Experimental research: often called true experimentation, uses the scientific method to establish the cause-effect relationship among a group of variables that make up a study. The true experiment is often thought of as a laboratory study, but this is not always the case; a laboratory setting has nothing to do with it. A true experiment is any study where an effort is made to identify and impose control over all other variables except one. An independent variable is manipulated to determine the effects on the dependent variables. Subjects are randomly assigned to experimental treatments rather than identified in naturally occurring groups (BCPS, 2017).
Examples of Experimental Research: The effect of a new treatment plan for breast cancer.
Stress among Care Givers: The Impact of Nursing a Relative with Cancer (Kulkarni et al., 2014)
In this research, a close-ended questionnaire that had seven sections on different aspects of caregivers’ stress was developed and administered to 137 participants and purpose of conducting the survey was explained to their understanding. Caregivers who were willing to participate were asked to read and/or explained the questions and requested to reply as per the scales are given. Data was collected in the questionnaires and was quantitatively analyzed. Quantitative data collection methods are much more structured than qualitative data collection methods. It’s the appropriate approach for this topic.
In other words, this quantitative research emphasizes the stress in caregivers as a result of taking care of their relatives with cancer. It’s a cause-effect relationship, it’s a causal-comparative or quasi-experimental research. Quantitative studies are valuable in terms of revealing the statistical significance of certain correlates of ‘caregiver burden’ and, in turn, informing evidence-based intervention programs (Chou et al., 2003).
Caregiver Burden-A Critical Discussion (Bastawrous, 2016)
Quantitative data collection methods are much more structured than Qualitative data collection methods. To be more specific, this is a non-experimental research. Not the most appropriate approach. In fact, quantitative ‘caregiver burden’ measures do not always capture a breadth of experiences or provide detail into the source of burden. This discussion paper suggests that quantitative ‘caregiver burden’ measures can fail to capture important contextual elements of the caregiving experience and hence the paper makes recommendations for the use of mixed methods approaches to ensure that all aspects of burden are taken into account. Quantitative ‘caregiver burden’ measures are often well-adapted but in clinical settings, since they are quick, short and direct ways of identifying at-risk individuals (Honea et al., 2008).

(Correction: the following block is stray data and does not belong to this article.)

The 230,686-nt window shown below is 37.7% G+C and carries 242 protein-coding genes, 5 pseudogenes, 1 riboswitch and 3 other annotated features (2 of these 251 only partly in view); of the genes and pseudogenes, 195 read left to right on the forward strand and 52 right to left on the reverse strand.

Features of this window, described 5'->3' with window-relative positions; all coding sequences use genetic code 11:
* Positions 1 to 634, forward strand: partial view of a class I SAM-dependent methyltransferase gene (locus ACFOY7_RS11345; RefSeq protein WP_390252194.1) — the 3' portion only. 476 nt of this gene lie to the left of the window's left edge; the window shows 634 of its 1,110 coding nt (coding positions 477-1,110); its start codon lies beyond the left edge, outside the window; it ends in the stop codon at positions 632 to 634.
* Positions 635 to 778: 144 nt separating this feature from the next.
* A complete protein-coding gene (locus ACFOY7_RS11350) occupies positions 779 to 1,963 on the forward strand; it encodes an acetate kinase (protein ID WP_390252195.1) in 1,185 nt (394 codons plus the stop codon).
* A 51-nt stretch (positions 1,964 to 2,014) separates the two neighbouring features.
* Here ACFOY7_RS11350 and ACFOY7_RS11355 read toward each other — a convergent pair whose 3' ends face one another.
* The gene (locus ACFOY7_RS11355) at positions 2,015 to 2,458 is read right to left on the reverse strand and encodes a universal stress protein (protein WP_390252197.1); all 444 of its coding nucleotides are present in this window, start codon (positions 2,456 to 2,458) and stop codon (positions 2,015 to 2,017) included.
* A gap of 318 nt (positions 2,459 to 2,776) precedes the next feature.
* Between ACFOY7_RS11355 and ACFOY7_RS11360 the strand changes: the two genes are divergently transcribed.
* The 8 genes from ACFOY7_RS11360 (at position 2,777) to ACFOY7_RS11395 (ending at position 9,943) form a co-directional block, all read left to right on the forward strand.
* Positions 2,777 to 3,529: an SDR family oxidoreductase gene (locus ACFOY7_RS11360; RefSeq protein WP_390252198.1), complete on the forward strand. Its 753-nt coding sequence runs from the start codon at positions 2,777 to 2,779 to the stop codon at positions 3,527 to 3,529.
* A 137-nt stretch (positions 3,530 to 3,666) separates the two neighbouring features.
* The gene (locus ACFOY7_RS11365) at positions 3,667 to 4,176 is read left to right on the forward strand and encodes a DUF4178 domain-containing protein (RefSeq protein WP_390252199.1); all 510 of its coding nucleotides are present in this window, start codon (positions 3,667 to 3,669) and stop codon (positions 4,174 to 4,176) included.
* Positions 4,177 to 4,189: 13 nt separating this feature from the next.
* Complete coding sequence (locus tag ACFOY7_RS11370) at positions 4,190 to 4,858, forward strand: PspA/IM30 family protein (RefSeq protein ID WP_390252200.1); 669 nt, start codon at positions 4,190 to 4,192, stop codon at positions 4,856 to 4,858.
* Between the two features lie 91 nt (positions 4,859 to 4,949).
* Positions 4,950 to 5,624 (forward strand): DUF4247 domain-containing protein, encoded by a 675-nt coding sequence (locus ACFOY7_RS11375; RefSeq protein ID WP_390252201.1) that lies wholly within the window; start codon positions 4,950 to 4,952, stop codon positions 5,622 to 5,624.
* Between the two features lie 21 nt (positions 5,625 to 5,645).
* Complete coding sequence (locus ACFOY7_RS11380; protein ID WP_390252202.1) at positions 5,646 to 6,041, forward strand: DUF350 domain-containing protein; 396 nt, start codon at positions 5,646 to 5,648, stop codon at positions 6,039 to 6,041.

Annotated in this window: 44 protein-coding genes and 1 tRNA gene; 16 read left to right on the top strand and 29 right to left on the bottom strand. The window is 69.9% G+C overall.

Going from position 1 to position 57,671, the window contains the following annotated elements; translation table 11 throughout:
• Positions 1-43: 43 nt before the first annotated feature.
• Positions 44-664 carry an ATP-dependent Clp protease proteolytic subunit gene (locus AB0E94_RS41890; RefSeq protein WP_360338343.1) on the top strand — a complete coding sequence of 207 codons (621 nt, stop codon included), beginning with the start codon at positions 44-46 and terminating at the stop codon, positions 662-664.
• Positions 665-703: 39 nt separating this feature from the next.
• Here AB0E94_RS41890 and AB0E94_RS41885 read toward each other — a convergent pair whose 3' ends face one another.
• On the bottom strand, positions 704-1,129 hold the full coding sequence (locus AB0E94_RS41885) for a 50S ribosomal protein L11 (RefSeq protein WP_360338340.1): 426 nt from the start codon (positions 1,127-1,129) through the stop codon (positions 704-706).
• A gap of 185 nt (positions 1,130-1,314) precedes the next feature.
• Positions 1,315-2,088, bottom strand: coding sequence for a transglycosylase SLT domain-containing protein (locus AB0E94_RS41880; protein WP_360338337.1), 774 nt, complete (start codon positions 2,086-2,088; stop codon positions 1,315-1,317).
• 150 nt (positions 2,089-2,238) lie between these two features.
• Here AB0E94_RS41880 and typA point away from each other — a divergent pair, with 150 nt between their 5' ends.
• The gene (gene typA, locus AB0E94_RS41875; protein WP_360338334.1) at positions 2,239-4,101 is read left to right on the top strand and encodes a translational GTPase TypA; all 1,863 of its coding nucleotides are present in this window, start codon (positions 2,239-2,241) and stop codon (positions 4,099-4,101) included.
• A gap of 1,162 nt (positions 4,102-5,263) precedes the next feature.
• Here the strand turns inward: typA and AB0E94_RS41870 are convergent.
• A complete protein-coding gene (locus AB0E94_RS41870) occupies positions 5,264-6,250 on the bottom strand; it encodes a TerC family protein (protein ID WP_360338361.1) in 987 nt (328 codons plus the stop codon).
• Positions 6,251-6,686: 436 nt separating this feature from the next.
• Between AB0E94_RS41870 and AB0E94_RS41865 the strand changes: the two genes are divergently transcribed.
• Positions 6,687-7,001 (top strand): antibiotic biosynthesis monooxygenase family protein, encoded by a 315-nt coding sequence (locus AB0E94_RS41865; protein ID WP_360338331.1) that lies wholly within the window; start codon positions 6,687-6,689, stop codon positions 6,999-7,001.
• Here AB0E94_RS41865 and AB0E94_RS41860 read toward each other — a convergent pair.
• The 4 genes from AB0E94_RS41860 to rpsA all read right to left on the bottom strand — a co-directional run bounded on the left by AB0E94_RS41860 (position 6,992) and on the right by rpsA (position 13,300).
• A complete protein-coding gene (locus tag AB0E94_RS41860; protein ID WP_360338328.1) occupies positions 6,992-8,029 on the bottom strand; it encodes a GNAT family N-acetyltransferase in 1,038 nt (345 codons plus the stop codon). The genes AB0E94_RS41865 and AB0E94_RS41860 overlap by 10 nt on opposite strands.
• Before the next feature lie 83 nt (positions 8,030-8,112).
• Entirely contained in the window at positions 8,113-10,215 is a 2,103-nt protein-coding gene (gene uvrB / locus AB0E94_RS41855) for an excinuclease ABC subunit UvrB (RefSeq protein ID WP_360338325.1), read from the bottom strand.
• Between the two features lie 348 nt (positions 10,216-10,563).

The overall structure for a quantitative design is based on the scientific method. It uses deductive reasoning, where the researcher forms a hypothesis, collects data in an investigation of the problem, and then uses the data from the investigation, after analysis is made and conclusions are shared, to prove the hypotheses not false or false (BCPS, 2017).
Bastawrous M, May 2016. Caregiver burden- A critical discussion.
BCPS, Baltimore County Public Schools. Towson, MD 21204. Last Updated: June 2017. Retrieved from
Chou, K.-R., Chu, H., Tseng, C., & Lu, R.-B. (2003). The Measurement of Caregiver
Burden. Journal of Medical Sciences (NDMC), 23, 73-82
DeFranzo E., September 2011. What’s the difference between qualitative and quantitative research Retrieved from
Honea, N. J., Brintnall, R., Given, B., Sherwood, P., Colao, D. B., Somers, S. C. et al.
(2008). Putting Evidence into Practice: nursing assessment and interventions to reduce family caregiver
strain and burden. Clinical Journal of Oncology Nursing, 12(3), 507-16.
Kulkarni P, Ghooi R, Bhatwadekar M, Thatte N, Anavkar V. January 2014. Stress among caregivers: Impact of nursing a relative with cance
Qualitative and quantitative research studies are important in nursing research. Nurses are supposed to rely on research findings to implement effective care practices because this is an evidence-based field. One of the common research methods used in nursing area is the quantitative methodology. The approach quantifies the problem through generating numerical data, which is then transformed into usable statistics (Balnaves & Caputi, 2001). Consequently, it used to quantify people’s opinions, beliefs, and behaviors. Therefore, the research methodology is employed in measuring data by formulating facts that uncover unknown patterns and relationships in nursing. Therefore nursing researchers need to understand the right type of quantitative methodology to use to conduct comprehensive research on the stress caregivers face….
APA 200 words